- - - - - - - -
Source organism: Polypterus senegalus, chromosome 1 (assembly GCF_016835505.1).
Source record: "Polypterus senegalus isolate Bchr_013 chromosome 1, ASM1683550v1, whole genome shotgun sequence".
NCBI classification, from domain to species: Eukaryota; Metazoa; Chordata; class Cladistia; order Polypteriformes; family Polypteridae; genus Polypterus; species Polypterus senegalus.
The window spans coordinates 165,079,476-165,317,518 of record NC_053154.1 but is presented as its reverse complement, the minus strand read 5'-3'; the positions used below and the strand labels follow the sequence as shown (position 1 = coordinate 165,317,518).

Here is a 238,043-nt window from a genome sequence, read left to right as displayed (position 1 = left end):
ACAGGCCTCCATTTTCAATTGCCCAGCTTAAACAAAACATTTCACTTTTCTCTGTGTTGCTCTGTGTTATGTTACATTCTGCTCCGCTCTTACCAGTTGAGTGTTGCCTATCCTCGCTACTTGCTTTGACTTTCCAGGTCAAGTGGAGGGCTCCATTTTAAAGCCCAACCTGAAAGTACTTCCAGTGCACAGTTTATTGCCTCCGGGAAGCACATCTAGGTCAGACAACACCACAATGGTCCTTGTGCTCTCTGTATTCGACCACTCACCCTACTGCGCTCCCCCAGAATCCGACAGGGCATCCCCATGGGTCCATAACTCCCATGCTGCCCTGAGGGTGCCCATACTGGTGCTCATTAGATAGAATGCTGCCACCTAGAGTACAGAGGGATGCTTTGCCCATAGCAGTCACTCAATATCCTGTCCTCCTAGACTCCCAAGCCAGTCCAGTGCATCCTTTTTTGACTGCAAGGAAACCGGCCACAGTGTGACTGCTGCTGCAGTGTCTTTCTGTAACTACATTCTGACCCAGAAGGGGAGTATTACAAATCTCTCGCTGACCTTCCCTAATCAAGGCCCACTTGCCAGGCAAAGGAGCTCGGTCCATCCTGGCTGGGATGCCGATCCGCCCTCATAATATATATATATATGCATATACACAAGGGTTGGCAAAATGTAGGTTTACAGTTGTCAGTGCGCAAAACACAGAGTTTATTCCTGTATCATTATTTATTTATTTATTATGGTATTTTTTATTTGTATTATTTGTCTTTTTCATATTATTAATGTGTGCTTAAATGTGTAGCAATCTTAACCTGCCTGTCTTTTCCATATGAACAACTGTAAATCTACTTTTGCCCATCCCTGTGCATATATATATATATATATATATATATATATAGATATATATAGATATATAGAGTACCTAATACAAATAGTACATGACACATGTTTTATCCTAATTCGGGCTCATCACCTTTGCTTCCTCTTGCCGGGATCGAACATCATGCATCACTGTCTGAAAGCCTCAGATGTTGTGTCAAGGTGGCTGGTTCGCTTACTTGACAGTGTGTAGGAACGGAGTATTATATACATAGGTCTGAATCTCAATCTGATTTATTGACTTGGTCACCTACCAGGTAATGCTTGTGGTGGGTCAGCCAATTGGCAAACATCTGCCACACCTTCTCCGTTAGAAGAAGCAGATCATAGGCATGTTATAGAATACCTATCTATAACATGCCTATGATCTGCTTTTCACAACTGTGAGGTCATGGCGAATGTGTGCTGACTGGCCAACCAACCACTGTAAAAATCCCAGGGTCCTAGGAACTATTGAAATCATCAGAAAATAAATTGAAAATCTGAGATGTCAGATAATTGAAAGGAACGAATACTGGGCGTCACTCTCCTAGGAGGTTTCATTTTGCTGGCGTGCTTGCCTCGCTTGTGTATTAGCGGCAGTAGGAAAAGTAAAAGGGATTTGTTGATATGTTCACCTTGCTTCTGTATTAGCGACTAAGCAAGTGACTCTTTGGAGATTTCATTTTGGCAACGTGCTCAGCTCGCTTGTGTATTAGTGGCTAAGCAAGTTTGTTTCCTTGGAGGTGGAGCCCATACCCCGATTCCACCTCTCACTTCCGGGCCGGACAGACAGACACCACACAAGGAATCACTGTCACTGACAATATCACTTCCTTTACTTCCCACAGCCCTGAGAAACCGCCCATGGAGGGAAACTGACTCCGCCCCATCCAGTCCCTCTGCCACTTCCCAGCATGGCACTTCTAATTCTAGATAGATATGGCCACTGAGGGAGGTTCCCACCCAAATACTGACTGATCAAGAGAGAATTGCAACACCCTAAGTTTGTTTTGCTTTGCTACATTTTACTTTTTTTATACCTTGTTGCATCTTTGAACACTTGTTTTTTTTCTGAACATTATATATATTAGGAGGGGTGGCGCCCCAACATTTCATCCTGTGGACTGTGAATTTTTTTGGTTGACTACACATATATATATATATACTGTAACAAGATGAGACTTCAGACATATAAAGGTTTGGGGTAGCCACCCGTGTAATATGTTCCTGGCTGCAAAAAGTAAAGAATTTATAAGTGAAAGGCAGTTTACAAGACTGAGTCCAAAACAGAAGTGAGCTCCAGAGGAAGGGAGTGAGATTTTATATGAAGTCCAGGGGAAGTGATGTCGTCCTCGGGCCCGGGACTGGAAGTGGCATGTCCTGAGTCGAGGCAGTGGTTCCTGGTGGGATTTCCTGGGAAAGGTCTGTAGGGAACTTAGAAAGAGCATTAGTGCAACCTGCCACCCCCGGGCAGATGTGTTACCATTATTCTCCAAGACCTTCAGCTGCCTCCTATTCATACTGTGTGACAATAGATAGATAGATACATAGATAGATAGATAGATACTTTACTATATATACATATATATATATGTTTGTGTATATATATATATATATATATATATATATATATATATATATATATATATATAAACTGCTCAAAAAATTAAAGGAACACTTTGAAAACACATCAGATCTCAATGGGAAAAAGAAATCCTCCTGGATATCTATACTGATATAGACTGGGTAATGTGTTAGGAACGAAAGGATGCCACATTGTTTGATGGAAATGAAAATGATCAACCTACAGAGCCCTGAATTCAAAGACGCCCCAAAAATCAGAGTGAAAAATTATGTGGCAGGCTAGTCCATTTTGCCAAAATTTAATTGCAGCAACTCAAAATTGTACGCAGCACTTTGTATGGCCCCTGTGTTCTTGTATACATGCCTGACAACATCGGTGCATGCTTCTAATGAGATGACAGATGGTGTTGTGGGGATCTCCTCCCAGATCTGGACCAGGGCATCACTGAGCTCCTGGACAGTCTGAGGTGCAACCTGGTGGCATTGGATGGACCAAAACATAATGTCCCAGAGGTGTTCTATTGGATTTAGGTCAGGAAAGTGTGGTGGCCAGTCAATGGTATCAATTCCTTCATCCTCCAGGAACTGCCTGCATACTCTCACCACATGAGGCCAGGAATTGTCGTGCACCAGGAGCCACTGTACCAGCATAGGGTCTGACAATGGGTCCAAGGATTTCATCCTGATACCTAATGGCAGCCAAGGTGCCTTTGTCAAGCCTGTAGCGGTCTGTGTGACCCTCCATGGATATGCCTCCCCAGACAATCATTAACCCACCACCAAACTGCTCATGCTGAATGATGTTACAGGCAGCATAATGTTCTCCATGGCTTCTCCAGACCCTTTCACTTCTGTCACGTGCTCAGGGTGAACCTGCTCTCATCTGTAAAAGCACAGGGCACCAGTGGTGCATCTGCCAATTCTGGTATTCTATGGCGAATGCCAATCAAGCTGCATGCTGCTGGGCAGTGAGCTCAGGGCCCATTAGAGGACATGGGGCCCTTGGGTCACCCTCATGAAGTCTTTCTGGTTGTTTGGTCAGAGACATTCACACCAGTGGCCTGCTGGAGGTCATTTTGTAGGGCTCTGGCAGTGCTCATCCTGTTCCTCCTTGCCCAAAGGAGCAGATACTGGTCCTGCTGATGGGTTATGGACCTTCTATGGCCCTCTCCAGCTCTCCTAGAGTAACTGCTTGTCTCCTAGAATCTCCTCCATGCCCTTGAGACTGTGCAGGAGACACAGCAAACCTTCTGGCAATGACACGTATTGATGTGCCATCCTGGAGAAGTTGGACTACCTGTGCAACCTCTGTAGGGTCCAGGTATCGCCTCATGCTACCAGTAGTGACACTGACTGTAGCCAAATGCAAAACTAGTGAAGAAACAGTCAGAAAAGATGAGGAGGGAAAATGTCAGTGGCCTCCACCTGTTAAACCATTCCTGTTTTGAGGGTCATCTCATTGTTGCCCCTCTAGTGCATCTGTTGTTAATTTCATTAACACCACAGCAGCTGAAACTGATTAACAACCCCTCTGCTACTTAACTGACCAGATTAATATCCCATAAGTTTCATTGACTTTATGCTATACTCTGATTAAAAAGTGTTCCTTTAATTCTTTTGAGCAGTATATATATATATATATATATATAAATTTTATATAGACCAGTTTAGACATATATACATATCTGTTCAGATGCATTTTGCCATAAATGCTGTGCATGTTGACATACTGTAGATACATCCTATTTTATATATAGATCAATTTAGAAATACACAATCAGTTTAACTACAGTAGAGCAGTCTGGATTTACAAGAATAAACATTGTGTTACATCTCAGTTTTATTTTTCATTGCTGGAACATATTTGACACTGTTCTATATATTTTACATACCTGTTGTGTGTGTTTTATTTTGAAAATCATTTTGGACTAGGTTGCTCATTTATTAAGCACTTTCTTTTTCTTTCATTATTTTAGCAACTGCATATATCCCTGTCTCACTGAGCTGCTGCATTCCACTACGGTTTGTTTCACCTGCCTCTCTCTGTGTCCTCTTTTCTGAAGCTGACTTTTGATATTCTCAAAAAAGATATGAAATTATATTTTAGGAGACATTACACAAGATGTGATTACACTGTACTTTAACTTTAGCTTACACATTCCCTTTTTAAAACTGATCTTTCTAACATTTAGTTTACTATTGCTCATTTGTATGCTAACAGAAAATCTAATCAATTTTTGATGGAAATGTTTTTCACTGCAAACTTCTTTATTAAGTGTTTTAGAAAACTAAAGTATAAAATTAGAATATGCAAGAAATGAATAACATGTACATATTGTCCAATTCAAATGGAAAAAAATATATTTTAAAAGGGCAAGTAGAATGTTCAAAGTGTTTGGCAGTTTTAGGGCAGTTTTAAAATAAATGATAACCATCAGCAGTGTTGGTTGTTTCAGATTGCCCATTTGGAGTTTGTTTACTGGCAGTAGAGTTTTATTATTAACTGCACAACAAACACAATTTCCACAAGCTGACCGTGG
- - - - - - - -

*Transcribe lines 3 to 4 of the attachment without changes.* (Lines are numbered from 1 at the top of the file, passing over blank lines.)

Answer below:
NCBI classification, from domain to species: Eukaryota; Metazoa; Chordata; class Cladistia; order Polypteriformes; family Polypteridae; genus Polypterus; species Polypterus senegalus.
The window spans coordinates 165,079,476-165,317,518 of record NC_053154.1 but is presented as its reverse complement, the minus strand read 5'-3'; the positions used below and the strand labels follow the sequence as shown (position 1 = coordinate 165,317,518).